Earthquake means ‘drop, cover, hold on’

The best way to protect yourself from falling objects in an earthquake is ducking under a desk or sturdy table until one minute after the shaking stops.

Public Safety Minister Shirley Bond and Speaker Bill Barisoff take part in earthquake drill at the B.C. legislature Thursday.

VICTORIA – Standing in a doorway is passé. Running outside takes too long.

The best way to protect yourself from falling objects in an earthquake is ducking under a desk or sturdy table, or crouching and protecting your head from impact until one minute after the shaking stops.

Public Safety Minister Shirley Bond, Speaker Bill Barisoff, MLAs and staff interrupted the legislature session Thursday morning to demonstrate the latest strategy for responding to an earthquake. Schools, government offices and families around the province also participated.

The “Great British Columbia Shakeout” is Canada’s largest earthquake exercise, with more than 500,000 people registered to take part. The drill was also held in Oregon, California and other U.S. states in the Pacific region where faults could produce a major earthquake at any time.

“When an earthquake does occur, the ground will shake and jerk sideways, which creates sudden back-and-forth motions,” said Kelli Kryzanowski, manager of catastrophic planning for Emergency Management BC. “This intense shaking can cause every unsecured object in a room to topple, to fall or even become airborne, and this is when people are most often injured or killed in earthquakes.”

Every year in B.C. there are more than 1,200 earthquakes, mostly small. History suggests there is a 30 per cent chance of a major event hitting the province in the next 50 years.

Home emergency preparedness kits should contain enough food and bottled water for 72 hours, along with a first aid kit, flashlight with extra batteries.

Details are available at www.shakeoutbc.ca

Just Posted

Former polygamous leader found guilty of removing a child from Canada

James Oler found guilty of removing an underage child from Canada to marry a U.S. man in 2004

Dog owner upset after five puppies stolen from Cranbrook home

Angelo Polh says a litter of puppies were taken from his home while he was away on May 11.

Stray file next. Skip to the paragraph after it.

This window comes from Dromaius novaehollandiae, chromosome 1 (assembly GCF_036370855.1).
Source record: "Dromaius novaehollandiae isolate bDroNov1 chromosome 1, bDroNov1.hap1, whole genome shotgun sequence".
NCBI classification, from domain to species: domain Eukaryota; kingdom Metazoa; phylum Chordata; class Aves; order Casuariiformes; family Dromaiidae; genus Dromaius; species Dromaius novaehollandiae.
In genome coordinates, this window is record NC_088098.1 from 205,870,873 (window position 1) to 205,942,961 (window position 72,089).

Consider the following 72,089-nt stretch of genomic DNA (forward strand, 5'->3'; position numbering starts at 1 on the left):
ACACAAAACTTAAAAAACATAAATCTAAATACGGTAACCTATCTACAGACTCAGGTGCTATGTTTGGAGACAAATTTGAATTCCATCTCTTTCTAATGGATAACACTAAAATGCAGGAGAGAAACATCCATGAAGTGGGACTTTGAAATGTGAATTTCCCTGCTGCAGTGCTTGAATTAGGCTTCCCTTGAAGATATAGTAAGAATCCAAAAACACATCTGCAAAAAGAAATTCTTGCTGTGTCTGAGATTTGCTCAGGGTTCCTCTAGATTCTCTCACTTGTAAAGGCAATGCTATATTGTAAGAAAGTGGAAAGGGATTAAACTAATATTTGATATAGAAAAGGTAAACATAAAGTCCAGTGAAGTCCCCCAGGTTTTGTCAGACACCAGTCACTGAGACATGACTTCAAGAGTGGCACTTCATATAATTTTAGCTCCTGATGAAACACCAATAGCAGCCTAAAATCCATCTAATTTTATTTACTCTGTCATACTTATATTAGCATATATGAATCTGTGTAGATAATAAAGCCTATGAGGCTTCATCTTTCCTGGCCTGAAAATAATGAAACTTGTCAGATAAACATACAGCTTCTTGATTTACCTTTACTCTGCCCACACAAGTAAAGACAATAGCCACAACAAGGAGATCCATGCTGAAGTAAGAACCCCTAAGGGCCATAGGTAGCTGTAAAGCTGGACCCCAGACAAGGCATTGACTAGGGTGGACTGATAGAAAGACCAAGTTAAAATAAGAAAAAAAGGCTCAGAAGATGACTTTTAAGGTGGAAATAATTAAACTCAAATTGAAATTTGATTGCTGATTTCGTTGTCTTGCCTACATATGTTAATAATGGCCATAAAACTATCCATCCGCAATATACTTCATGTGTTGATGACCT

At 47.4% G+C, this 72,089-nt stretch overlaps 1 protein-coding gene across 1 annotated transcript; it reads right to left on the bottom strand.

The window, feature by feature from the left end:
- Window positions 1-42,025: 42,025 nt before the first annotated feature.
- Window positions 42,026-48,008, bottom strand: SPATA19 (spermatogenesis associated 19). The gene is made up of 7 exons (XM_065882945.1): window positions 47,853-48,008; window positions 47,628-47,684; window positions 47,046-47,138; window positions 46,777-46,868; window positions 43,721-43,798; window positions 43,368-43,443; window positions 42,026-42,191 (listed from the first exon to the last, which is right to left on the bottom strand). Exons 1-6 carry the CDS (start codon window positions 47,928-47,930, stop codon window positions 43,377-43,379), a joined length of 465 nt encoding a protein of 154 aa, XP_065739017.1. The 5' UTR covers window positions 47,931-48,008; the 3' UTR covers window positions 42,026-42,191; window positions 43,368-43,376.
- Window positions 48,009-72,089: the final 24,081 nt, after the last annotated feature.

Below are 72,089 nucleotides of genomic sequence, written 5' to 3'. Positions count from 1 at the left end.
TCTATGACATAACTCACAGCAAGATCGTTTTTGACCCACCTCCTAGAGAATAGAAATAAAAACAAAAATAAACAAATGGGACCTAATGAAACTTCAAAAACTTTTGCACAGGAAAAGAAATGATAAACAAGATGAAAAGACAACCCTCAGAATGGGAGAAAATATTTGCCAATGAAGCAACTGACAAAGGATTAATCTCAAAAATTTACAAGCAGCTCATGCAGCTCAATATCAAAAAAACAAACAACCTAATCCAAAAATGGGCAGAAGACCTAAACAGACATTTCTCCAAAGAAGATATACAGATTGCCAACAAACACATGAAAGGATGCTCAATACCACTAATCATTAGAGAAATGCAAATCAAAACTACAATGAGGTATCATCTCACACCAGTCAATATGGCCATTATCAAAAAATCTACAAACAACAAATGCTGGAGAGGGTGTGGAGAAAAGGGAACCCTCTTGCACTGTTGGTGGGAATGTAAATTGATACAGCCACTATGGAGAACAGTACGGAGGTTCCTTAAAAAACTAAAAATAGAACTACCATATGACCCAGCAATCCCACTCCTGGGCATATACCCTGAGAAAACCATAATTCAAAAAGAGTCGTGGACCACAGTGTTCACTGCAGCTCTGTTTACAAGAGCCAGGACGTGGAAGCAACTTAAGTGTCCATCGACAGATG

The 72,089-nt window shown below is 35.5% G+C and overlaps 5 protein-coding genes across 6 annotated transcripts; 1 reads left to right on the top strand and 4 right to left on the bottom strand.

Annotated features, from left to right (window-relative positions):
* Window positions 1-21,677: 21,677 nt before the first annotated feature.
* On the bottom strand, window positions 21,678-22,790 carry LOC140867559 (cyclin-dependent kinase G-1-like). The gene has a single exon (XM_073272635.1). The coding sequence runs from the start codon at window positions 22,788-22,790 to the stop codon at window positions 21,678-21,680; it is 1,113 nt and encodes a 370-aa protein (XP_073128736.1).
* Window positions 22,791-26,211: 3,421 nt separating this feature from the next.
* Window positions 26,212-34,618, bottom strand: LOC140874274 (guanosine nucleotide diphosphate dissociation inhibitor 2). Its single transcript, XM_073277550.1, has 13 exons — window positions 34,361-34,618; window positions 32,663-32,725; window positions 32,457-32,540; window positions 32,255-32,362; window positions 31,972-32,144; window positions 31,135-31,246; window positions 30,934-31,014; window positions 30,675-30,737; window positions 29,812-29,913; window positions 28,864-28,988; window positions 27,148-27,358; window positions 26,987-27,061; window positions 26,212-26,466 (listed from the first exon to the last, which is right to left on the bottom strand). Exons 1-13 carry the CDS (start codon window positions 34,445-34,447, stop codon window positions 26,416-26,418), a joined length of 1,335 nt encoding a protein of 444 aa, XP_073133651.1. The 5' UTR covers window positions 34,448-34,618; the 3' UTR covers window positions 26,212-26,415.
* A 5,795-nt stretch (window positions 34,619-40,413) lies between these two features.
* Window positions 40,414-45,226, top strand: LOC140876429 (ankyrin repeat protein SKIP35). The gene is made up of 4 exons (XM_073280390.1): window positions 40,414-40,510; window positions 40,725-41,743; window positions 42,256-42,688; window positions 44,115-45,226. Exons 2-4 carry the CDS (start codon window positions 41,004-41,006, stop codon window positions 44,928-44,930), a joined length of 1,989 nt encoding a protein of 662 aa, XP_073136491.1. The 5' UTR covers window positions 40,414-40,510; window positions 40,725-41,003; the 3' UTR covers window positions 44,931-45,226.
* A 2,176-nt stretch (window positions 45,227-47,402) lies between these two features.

Local martial arts students head to worlds

Three Cranbrook athletes will be competing against the best at the USA World Championships

It happened this week in Cranbrook: 1912

Compiled by Dave Humphrey from the newspapers at the Cranbrook History Centre and Archives

Cranbrook Bandits battle it out in Montana

The junior and senior teams were successful south of the border going 2-2 and 3-0 respectively

UPDATE: B.C. pilot killed in Honduras plane crash

The crash happened in the Roatan Islands area, according to officials

Raptors beat Bucks 118-112 in 2OT thriller

Leonard has 36 points as Toronto cuts Milwaukee’s series lead to 2-1

‘Teams that win are tight’: B.C. Lions search for chemistry at training camp

The Lions added more than 50 new faces over the off-season, from coaching staff to key players

Rescue crews suspend search for Okanagan kayaker missing for three days

71-year-old Zygmunt Janiewicz was reported missing Friday

B.C. VIEWS: Reality of our plastic recycling routine exposed

Turns out dear old China wasn’t doing such a great job

Carbon dioxide at highest levels for over 2.5 million years, expert warns of 100 years of disruption

CO2 levels rising rapidly, now higher than at any point in humanity’s history

B.C. ferry stops to let black bear swim past near Nanaimo

Queen of Oak Bay brakes for wildlife in Nanaimo’s Departure Bay

Mother dead, child in critical condition after carbon monoxide poisoning at Shuswap campground

The woman was found unresponsive insider her tent and the youth was taken via air ambulance to hospital

Canada’s parole officers say correctional system has reached breaking point

About half of Canada’s federal parole officers work inside penitentiaries and correctional institutions

Most Read